About Heaths and Heathers
The wild heather, found in the British Isles, Europe, and Asia Minor and naturalized in Newfoundland, Labrador, and Cape Cod, requires moist, acidic, well drained peaty soils and year-round protection from the wind. In Fort Tryon’s Heather Garden, emulating the quiet and harmony of this type of landscape is a constant challenge. Our soils are rich with clay, New York City summers are hot and dry, and the winter winds are brutal to these ground-hugging plants. The dedicated gardeners work under the guidance and inspiration of the Northeast Heather Society to nurture and maintain the heaths and heathers. In turn, Parks Department staff mentor seasonal workers in the intensive horticultural practices the garden requires.
Within the Heather Bed, thousands of plants, representing more than 50 varieties of heaths (Erica carnea and Erica x darlyensis) and heathers (Calluna vulgaris), appear in a constantly changing tapestry of color and texture that is punctuated by evergreen shrubs, mature elms, seasonal annuals, and perennials. While the heaths flower from winter to early spring, heathers bloom in mid-summer. Both are evergreen, though the leaves are not always green. Some heather’s leaves turn silver, copper, red, or chocolate in winter. The changing colors and the variety of shapes and textures of the plants provide year-round interest.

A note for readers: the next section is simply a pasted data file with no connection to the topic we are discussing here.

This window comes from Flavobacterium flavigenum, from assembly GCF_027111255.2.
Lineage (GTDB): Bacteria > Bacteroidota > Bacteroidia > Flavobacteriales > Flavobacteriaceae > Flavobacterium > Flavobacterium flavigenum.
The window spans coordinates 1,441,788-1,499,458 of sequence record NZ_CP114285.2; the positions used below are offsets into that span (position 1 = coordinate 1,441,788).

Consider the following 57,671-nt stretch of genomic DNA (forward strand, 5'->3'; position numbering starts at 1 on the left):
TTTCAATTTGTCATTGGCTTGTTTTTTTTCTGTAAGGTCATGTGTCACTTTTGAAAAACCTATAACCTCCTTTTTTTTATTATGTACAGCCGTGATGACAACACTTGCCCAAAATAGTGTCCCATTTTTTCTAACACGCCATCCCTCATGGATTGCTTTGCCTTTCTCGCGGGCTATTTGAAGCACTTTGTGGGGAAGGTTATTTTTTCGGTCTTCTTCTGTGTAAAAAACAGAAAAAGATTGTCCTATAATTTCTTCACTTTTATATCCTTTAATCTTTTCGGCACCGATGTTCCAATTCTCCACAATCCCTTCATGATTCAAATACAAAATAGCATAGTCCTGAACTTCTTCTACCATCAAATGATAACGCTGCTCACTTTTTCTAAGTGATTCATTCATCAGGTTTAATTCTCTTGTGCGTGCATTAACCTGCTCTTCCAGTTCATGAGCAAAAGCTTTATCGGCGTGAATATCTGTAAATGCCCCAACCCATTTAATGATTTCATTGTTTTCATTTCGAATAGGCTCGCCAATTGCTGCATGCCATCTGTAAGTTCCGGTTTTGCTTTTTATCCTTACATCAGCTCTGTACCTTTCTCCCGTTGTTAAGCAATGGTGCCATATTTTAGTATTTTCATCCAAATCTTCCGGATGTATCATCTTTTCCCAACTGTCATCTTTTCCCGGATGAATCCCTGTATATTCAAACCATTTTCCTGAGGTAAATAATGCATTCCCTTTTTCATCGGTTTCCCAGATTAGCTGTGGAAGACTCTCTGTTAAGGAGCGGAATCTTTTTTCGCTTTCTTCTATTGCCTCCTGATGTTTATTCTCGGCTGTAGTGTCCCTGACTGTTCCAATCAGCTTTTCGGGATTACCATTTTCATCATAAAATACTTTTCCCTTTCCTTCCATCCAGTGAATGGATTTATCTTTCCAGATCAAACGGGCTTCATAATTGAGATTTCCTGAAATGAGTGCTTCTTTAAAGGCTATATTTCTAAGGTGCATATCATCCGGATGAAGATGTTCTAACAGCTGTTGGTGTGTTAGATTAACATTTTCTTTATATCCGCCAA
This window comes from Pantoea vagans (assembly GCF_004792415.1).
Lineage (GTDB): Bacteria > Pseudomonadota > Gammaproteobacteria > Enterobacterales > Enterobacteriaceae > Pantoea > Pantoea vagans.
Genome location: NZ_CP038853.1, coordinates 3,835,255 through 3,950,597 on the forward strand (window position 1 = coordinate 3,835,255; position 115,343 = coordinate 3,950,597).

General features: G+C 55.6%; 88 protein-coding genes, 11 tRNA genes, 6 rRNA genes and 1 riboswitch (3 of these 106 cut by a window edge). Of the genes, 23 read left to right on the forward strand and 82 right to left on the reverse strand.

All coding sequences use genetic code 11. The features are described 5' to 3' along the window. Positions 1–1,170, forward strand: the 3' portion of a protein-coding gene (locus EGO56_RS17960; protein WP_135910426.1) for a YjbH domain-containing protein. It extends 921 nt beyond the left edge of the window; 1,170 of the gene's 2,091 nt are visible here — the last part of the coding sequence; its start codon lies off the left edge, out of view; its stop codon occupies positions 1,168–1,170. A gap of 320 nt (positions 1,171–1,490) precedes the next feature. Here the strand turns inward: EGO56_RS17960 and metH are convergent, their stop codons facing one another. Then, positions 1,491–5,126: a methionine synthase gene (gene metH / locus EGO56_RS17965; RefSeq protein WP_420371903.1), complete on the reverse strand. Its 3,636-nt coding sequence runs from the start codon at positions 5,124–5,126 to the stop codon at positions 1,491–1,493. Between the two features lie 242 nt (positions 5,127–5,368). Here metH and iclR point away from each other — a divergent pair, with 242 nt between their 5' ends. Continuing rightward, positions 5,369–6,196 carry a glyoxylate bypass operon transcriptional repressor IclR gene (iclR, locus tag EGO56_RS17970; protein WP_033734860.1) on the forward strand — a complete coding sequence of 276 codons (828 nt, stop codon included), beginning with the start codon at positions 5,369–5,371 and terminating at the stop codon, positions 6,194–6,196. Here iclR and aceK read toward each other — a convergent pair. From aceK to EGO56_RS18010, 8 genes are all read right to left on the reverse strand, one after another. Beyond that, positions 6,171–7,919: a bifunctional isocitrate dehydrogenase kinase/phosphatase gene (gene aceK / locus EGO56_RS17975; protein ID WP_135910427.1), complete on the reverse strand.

What is the difference between a heath and heather?
Heaths have dense, needle-like leaves along their stems.
Heathers have small, scale-like, opposite leaves.
The more scientific answer is Heath and Heather are the common names for two groups of plants that belong to the Family Ericaceae. Heath encompasses the genus erica that includes many different groups from summer to winter bloomers. True heathers are the Calluna vulgaris and are mostly summer bloomers.